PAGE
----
To the Tax-collectors After the Bandits Retreat
- Poetry of Yuan Jie


- Last updated: 2024-04-20 20:28:30

To the Tax-collectors After the Bandits Retreat by Yuan Jie














English Translation

In the year Kuimao the bandits from Xiyuan entered Daozhou, set fire, raided, killed, and looted. The whole district was almost ruined. The next year the bandits came again and, attacking the neighbouring prefecture, Yong, passed this one by. It was not because we were strong enough to defend ourselves, but, probably, because they pitied us. And how now can these commissioners bear to impose extra taxes? I have written this poem for the collectors' information.

I still remember those days of peace --

Twenty years among mountains and forests,

The pure stream running past my yard,

The caves and valleys at my door.

Taxes were light and regular then,

And I could sleep soundly and late in the morning-

Till suddenly came a sorry change.

...For years now I have been serving in the army.

When I began here as an official,

The mountain bandits were rising again;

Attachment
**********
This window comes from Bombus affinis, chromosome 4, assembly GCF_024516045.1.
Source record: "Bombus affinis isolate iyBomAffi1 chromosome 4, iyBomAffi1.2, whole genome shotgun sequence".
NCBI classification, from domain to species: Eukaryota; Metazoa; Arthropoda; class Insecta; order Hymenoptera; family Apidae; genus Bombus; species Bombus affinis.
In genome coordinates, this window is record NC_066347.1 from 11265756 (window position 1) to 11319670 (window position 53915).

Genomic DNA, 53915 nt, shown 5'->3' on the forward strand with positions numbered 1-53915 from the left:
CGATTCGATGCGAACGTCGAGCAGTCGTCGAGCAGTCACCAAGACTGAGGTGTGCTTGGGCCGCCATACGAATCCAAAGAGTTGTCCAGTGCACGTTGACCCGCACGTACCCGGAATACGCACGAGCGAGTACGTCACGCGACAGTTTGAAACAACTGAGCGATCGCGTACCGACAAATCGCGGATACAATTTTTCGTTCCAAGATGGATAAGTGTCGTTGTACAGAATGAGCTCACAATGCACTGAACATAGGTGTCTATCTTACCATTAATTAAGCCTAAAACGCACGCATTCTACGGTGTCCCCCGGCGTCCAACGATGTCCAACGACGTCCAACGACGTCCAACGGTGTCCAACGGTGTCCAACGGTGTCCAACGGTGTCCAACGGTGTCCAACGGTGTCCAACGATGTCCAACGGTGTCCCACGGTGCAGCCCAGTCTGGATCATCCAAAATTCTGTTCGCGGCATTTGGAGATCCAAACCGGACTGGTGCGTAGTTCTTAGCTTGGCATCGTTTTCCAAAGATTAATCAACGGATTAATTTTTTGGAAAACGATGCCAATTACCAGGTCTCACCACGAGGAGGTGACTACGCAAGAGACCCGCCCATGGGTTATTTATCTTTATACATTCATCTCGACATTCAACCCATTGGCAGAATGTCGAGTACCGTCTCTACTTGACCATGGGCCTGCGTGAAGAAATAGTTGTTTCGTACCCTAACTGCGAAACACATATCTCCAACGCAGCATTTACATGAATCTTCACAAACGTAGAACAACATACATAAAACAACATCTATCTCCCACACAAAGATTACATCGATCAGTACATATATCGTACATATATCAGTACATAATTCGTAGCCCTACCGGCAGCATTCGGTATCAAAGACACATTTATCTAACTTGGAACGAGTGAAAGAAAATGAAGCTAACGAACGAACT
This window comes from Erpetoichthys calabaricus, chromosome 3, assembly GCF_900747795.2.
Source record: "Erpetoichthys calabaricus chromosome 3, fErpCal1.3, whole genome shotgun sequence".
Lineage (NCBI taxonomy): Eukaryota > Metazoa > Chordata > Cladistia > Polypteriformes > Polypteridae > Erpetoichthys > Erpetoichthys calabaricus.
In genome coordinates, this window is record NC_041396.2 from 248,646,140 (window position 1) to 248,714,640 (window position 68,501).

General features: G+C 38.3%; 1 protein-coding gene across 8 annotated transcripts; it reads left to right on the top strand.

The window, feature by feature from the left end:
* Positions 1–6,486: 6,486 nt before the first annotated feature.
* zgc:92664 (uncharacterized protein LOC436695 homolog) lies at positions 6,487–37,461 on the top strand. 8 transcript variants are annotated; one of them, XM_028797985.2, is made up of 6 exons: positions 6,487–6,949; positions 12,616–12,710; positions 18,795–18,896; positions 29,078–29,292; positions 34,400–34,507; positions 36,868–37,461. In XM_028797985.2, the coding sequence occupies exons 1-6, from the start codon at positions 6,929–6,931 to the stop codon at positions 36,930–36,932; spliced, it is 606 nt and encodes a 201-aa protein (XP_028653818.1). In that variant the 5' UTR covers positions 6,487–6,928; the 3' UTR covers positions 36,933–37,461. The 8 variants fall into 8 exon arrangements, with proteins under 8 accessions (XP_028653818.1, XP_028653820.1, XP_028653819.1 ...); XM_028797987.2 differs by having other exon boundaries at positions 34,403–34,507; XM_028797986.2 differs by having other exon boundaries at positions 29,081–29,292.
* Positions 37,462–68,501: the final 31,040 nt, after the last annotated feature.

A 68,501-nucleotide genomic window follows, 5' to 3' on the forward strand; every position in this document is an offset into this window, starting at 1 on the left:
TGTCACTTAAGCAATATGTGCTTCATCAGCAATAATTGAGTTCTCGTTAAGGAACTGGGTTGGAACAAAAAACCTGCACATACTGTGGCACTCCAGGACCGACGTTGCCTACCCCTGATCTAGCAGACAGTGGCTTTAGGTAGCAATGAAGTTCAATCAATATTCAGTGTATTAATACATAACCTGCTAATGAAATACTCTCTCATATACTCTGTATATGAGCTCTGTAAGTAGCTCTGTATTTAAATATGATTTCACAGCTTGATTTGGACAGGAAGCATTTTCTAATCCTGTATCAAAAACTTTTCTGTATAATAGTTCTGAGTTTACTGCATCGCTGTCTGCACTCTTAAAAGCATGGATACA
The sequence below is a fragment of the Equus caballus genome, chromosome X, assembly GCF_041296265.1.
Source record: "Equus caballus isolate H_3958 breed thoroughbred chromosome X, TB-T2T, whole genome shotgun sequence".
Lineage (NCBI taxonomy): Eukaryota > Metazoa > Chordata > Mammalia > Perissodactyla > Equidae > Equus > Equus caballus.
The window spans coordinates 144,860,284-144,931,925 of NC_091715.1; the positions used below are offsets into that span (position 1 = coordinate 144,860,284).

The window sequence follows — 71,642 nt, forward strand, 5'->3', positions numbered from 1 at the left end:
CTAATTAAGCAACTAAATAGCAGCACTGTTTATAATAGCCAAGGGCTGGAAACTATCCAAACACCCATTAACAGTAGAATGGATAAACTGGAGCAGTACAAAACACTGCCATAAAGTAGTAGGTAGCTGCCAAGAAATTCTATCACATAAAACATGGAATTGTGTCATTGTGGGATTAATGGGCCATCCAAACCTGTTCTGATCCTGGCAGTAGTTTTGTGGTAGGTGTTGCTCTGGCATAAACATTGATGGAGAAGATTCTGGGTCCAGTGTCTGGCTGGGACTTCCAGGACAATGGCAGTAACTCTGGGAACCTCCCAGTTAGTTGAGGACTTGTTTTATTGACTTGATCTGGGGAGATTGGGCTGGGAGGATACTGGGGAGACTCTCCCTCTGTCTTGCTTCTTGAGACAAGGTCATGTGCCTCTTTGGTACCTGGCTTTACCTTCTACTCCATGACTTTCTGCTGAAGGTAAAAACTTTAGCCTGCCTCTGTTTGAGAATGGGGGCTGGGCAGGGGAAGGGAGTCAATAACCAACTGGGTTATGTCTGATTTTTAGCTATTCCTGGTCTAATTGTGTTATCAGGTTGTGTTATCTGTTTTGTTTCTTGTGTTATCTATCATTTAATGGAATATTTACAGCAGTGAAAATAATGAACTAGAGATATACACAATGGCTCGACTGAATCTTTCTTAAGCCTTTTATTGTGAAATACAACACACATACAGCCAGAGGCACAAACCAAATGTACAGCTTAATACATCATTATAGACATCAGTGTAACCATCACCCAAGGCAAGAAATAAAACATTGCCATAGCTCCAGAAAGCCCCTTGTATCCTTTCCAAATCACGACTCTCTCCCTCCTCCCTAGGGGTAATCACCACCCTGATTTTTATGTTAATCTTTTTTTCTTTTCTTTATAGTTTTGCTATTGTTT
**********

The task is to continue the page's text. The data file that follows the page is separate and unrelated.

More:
But the town was so small it was spared by the thieves,

And the people so poor and so pitiable

That all other districts were looted

And this one this time let alone.

...Do you imperial commissioners

Mean to be less kind than bandits?

The people you force to pay the poll

Are like creatures frying over a fire.

And how can you sacrifice human lives,

Just to be known as able collectors? --

...Oh, let me fling down my official seal,

Let me be a lone fisherman in a small boat

And support my family on fish and wheat

And content my old age with rivers and lakes!


Why Chinese poems is so special?
The most distinctive features of Chinese poetry are: concision- many poems are only four lines, and few are much longer than eight; ambiguity- number, tense and parts of speech are often undetermined, creating particularly rich interpretative possibilities; and structure- most poems follow quite strict formal patterns which have beauty in themselves as well as highlighting meaningful contrasts.
How to read a Chinese poem?
Like an English poem, but more so. Everything is there for a reason, so try to find that reason. Think about all the possible connotations, and be aware of the different possibilities of number and tense. Look for contrasts: within lines, between the lines of each couplet and between successive couplets. Above all, don't worry about what the poet meant- find your meaning.

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